Saturday, 23 December 2017
Crazy that it has been so long, isn't it?
Picture didn't turn out so well. I came home late and it was completely dark by the time my hair had dried.
I put it in a braid while almost dry for just a few minutes to eat dinner, and yet it left wave-tracks. Arrrgh!
Wednesday, 20 December 2017
My comment about the Ellingwoman being more stable than the Nautilus bun the other day gave me an idea.
So, here goes...
Hair is in a French braid.
Create a loop like for a regular Nautilus bun.
Poke fingers in under the French braid part.
Pull braid in through, under the loop and under the French braid-part.
Adjust loop size and pull a little more of the braid through.
Keep wrapping around the base of the braid and pulling through the French braid in the same spot.
Pull outer loop over the inner parts.
Put tool in between outer loop and inner parts.
Push tool out again between outer loop and inner parts.
This was super comfortable and stable!
Also, having the inner braids "hidden" under the French part allows the braid to show better. The bun looks "cleaner".
Compare this to a regular Nautilus bun:
Here's my simplified paint-explanation to show what happened:
On a regular Nautilus bun, you have the outer loop (Orange) going around the inner loop (Red) when you finish the updo. But the inner loop (Red) is only actually secured by the outer loop (Orange) going around it and holding it in place. It is very secure as an updo, but it needs a tool to hold it up through too much activity. I usually pin the tool in between the outer and inner loops and out again on the other side.
By pulling the inner loops (Red) in through the French braid, like the Ellingwoman bun, the inner loops are held up on their own. The outer loops (Orange) are the only part of the updo that needs a tool to stay in place. By pinning a tool in between the outer and inner loops and out again on the other side, you create an extremely secure updo, because you anchor the outer loops to the already secure inner loops.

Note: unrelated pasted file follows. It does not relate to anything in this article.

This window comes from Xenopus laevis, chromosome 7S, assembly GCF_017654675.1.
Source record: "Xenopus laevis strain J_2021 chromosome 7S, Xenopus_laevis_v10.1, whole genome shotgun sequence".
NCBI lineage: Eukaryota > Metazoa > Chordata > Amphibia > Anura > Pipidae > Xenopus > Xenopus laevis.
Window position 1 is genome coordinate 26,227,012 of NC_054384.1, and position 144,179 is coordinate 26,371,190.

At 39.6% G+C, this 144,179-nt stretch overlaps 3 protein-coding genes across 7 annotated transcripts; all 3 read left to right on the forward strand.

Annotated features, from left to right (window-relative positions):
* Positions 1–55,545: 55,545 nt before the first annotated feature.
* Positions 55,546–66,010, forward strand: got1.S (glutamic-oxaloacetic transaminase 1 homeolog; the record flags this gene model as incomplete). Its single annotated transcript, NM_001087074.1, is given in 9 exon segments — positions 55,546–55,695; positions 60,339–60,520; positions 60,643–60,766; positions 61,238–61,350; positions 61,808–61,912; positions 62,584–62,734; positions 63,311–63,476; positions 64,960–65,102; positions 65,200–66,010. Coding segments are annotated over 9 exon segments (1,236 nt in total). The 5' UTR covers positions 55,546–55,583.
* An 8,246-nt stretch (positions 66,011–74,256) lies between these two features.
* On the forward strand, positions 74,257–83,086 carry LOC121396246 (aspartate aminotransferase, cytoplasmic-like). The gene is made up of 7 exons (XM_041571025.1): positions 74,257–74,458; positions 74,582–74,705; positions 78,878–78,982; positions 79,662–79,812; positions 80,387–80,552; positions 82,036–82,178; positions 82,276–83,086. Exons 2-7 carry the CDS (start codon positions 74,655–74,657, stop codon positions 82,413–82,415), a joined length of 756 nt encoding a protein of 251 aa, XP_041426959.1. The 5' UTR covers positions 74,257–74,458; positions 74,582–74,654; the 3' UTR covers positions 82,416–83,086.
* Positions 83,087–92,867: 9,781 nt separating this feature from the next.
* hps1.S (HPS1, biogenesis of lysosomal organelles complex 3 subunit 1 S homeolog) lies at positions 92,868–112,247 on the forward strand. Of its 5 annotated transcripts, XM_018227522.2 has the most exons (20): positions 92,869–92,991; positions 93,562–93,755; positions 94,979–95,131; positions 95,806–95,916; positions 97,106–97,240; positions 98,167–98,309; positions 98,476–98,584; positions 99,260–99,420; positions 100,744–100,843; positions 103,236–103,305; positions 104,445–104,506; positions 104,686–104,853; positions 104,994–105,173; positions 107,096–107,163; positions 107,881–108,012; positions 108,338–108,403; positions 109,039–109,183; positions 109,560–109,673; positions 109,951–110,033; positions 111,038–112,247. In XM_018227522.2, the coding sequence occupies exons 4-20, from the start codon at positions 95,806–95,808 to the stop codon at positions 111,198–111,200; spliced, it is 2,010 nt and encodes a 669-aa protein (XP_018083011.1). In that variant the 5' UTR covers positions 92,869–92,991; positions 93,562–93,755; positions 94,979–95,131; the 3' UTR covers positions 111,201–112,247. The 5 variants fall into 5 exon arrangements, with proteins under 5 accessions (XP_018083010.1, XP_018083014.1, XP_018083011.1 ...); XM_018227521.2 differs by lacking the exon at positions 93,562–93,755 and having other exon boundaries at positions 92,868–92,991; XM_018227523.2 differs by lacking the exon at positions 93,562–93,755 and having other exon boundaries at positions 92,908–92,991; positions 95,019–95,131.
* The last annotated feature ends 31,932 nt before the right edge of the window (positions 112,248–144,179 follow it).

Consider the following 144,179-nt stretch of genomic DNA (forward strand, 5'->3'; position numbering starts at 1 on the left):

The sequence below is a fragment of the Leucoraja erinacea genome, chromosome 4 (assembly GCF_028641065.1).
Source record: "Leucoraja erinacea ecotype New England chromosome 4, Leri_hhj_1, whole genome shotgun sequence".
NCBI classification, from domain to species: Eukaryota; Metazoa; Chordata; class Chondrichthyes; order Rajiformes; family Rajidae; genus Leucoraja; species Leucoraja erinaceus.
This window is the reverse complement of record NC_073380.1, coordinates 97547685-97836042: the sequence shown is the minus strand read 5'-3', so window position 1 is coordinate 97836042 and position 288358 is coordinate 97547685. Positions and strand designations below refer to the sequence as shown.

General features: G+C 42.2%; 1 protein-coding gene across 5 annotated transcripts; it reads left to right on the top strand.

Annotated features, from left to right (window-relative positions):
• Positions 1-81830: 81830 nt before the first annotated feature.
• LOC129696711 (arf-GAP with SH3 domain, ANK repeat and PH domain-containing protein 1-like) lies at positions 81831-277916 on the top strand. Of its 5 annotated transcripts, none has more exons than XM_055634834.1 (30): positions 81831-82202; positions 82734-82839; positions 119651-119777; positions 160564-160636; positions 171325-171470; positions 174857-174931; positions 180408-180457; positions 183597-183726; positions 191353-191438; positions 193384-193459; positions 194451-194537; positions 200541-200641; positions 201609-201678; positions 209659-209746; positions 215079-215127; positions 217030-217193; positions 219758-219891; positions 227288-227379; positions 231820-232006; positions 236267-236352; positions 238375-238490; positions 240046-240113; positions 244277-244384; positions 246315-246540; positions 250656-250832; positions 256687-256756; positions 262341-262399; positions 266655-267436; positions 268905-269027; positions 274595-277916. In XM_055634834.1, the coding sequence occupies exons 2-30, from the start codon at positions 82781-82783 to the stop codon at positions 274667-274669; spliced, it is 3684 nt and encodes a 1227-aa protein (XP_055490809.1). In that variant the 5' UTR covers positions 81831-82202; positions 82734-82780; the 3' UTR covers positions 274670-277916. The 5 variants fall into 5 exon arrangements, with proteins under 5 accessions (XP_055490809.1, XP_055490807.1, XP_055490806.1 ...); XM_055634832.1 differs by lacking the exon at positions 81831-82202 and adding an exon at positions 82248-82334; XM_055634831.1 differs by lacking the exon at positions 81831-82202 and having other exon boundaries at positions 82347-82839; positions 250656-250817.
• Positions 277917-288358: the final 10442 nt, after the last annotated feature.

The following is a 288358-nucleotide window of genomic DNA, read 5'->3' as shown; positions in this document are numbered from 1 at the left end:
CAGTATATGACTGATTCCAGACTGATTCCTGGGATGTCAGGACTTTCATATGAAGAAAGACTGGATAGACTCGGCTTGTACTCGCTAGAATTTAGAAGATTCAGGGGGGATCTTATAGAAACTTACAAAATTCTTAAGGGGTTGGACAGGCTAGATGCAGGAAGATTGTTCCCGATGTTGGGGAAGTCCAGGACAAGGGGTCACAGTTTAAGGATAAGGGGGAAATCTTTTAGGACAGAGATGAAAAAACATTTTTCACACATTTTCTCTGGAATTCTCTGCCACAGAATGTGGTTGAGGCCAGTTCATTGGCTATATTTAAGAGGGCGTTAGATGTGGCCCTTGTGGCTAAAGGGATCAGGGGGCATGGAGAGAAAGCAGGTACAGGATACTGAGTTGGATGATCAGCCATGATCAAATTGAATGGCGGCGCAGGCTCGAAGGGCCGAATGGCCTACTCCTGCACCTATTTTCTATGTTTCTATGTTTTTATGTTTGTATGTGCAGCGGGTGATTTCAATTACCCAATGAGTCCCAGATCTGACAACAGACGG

Sunday, 17 December 2017
The Elling woman was found in Denmark in 1938. She is one of the many well preserved bog bodies found in northern Europe. She died around 280 BCE and was around 25 years old.
What makes her famous in the longhair circuit is her long hair (90 cm), which was braided and knotted up in an elaborate bun.
The braid started in a regular three stranded braid using the crown hair. Then adding in the rest of the hair at neck-level into a six stranded braid, where the strands were braided in two and two. This must have required some sort of twisting to keep the strands separated.
It probably had some sort of symbolic value, maybe magic numbers or something?
The braid was tied off using the hair itself. This is perhaps the thing that is the hardest to recreate, since this is incredibly hard to replicate on modern, sleek and clean hair. I think some sort of fat or oil must have been used to keep it in place?
The braid was then wrapped up under the initial braid and a knot/bun was formed.
The knot has a really good stability and is often praised for being comfortable.
Compared to some of the other historical hairstyles, this is also fairly easy to recreate.
However, there is a few "cheats" I like to do with it...
Start with a normal French or Dutch braid.
Optional: Skip a "step" when taking in hair, so you have a "gap" to easier wrap the braid through.
Mine is here in the right side at top of ear-level.
Poke fingers through the braid to find a place to pull the braid through.
Pull braid through the gap.
Depending on the length of your braid, you can stop here.
You can also wrap until you have the length of braid left that you want.
Or keep wrapping up into a complete bun with no loose braid.
Tuck ends in.
The bun is incredibly self stabilizing.
This is perhaps the only rival to the Nautilus bun when it comes to stability.
It doesn't even need a tool, but I like to add one anyways.
I think a bone hair stick is suitable!
This one is from WoodArtJewelry.